Quick and Dirty Analysis of McCain’s Education Speech

McCain‘s education platform, rolled out today to coincide with his speech to the NAACP, contains few surprises, and no initiative as broad or detailed as the $5.5 billion national private voucher experiment he floated while running against GWB in 2000. Rather, McCain offered some expected bromides about “parental choice.” He failed to mention early childhood education. He agrees with Barack Obama that teachers in high-need, under-performing schools should be rewarded with more pay, and, also like Obama, nodded toward public charter schools as a good option for many urban kids. McCain also seems to have absorbed the now almost-conventional wisdom bred by programs such as Teach For America and the New York City Teaching Fellows: There should be alternate certification paths that get elite college grads, mid-career professionals, and other non-traditional teachers into the classroom.

In the NAACP speech, McCain’s main line of attack against Obama was that he opposes some specific private school voucher programs, supposedly because he is in thrall to the teachers’ unions. But let’s look more closely at the D.C. Opportunity Scholarship, the private voucher program that McCain mentioned today. Less than a month ago, a U.S. Department of Education report on the program found:

After 2 years, there was no statistically significant difference in test scores in general between students who were offered an OSP scholarship and students who were not offered a scholarship. Overall, those in the treatment and control groups were performing at comparable levels in mathematics and reading.

D.C. boasts some of the most successful public charter schools in the nation, and school choice here has generally been a good thing for parents and kids failed by the system. But I’ve said it before and I’ll say it again: There is no evidence that low-income and minority students’ academic performance is improved by sending them to urban parochial schools, which tend to be the schools that participate in private voucher programs. No evidence in Milwaukee. No evidence in D.C. Supporting school choice does not require support for this sort of privatization, especially when there has been so much innovation and growth in the public charter sector.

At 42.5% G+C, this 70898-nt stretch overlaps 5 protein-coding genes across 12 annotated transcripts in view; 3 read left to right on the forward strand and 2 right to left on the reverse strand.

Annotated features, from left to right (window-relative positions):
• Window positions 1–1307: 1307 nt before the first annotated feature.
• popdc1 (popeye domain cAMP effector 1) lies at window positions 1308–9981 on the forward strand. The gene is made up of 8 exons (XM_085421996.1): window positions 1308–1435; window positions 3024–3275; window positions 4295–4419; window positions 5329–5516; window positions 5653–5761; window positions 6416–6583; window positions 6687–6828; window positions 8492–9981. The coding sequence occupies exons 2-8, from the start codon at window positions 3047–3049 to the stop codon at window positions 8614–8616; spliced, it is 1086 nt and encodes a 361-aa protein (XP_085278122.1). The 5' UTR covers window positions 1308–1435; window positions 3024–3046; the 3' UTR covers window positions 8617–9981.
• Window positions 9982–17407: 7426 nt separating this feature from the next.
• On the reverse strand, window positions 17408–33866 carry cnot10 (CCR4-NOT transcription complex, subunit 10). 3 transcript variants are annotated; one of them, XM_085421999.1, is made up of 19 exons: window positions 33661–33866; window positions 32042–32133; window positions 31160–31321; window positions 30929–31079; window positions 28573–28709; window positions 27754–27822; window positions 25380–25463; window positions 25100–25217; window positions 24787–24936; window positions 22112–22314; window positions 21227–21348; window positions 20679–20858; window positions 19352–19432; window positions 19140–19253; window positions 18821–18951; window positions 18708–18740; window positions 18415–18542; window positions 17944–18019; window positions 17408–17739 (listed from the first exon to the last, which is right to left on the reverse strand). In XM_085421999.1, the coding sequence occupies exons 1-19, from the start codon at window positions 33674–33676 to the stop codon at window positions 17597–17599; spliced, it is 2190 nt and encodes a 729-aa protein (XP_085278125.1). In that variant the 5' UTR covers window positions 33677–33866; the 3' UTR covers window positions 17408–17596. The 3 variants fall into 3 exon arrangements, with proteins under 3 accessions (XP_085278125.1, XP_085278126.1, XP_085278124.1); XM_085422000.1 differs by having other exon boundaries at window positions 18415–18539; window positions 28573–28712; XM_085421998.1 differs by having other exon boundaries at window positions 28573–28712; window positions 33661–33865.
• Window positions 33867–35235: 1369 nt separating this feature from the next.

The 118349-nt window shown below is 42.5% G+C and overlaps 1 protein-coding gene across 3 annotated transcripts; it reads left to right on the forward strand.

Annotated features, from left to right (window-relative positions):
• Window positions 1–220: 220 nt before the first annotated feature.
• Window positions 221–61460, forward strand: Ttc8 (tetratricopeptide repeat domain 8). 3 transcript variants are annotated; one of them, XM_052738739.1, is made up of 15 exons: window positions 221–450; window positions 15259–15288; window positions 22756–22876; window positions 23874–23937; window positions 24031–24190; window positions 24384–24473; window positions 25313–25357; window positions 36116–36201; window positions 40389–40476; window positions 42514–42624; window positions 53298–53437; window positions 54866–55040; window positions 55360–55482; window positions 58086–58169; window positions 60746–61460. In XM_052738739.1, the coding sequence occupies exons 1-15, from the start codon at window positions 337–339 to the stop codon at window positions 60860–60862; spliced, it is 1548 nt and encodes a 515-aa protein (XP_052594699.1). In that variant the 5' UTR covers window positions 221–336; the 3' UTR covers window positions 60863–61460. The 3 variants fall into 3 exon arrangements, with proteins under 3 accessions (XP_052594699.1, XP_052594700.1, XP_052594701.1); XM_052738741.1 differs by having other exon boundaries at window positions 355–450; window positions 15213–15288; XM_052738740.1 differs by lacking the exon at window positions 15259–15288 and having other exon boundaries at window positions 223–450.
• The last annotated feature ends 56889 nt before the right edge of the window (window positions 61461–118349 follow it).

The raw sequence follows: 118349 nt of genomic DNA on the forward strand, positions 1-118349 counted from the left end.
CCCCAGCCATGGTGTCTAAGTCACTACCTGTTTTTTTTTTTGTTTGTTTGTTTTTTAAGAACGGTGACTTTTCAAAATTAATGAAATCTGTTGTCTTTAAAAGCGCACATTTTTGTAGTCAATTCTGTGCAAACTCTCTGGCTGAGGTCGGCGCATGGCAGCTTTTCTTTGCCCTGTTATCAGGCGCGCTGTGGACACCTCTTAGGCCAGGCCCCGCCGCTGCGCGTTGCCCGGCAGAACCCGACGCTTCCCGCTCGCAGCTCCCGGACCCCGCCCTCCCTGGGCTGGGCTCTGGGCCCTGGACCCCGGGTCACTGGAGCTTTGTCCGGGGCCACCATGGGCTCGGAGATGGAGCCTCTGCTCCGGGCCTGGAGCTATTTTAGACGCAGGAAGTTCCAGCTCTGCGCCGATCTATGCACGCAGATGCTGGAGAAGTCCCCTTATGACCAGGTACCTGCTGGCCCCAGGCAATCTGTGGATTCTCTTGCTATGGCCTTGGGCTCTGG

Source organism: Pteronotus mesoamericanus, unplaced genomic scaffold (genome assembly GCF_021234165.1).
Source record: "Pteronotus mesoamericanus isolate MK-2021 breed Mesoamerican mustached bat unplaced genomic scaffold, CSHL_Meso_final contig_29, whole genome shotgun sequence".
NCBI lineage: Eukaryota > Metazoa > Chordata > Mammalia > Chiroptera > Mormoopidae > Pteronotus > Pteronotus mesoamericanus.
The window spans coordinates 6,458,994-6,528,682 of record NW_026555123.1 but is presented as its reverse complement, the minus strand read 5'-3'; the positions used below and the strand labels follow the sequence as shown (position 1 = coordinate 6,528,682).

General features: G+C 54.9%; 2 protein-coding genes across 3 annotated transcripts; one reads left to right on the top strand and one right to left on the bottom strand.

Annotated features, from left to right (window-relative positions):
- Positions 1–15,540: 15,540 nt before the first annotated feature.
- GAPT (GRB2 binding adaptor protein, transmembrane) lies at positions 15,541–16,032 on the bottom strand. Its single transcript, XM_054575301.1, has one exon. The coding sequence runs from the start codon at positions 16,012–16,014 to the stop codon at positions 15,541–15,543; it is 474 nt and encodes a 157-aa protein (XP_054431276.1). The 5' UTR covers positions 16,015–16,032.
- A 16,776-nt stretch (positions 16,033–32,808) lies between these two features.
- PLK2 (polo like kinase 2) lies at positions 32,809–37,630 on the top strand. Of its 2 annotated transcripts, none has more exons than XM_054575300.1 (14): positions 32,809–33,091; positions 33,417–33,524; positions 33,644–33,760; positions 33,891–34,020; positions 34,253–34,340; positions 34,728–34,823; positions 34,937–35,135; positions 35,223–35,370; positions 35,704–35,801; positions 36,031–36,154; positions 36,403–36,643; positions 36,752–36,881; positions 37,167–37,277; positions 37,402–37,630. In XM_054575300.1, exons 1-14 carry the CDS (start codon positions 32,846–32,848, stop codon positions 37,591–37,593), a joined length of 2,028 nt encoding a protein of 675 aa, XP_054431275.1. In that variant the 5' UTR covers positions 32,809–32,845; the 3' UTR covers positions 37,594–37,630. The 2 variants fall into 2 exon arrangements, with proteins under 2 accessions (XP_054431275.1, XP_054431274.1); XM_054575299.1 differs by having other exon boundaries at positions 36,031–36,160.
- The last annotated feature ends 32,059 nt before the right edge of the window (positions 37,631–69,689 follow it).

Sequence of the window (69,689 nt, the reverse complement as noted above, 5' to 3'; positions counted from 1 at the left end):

cross-posted at TAPPED

2 thoughts on “Quick and Dirty Analysis of McCain’s Education Speech

  1. Dave Teacher

    It seems to me that you can take the student out of the neighborhood, but you can’t the neighborhood out of the student. To me, that means a difference in education really boils down to the parents and family, and not so much the school.

    Reply
  2. Pamela

    The Republicans support privatization of education. No Child Left Behind set the stage for this by creating high standards for “annual progress”. If the schools meet the annual progress standards, they receive federal funding, if they do not, they lose the funding. Because the bill is written this way, it actually cheats schools out of funding unfairly. Schools that have a high number of learning disabled or special needs students are the first to lose funding because their level of progress is measured by standards made for non special needs students. Second, even effective improvement programs to raise progress hit a threshold after a few years and even though the students are performing better, their level of “annual progress” levels off, hence, the school is declared to be “failing” and loses funding. Third, schools that are underfunded in the first place and need more resources in order to improve progress are not given federal funds under NCLB and are also declared to be “failing”.
    Failing schools under NCLB are then prime to be taken over by for-profit corporations (privatization). Vouchers given to parents encourage them to send their kids to private schools. The problem with this model is that corporations cannot be trusted to teach unbiased information.

    During WWII, the dairy industry was in decline. The “Four food groups chart” was developed and sponsored by the dairy industry and taught to schoolchildren to boost sales. The fact is that humans do not need the milk of another animal to survive or to be healthy. In fact, dairy milk is difficult for humans to digest and the calcium in cow’s milk is not highly absorbable to the human digestive system. There are many equally abundant sources of calcium from vegetables and soy products. This is one example of corporate interests teaching propaganda in schools.

    Why do Republicans support this model? It is a move to create a new cash machine and more religious based education and propaganda can be injected into the education system. It also puts control over the curriculum into the hands of various corporations and organizations who can choose to teach a one-sided view of history or completely omit important information from the curriculum.

    Privatization of education is not a good direction to be going in and like most things Bush has promoted will end up being disastrous. McCain also supports it and wants to expand NCLB.

    Reply

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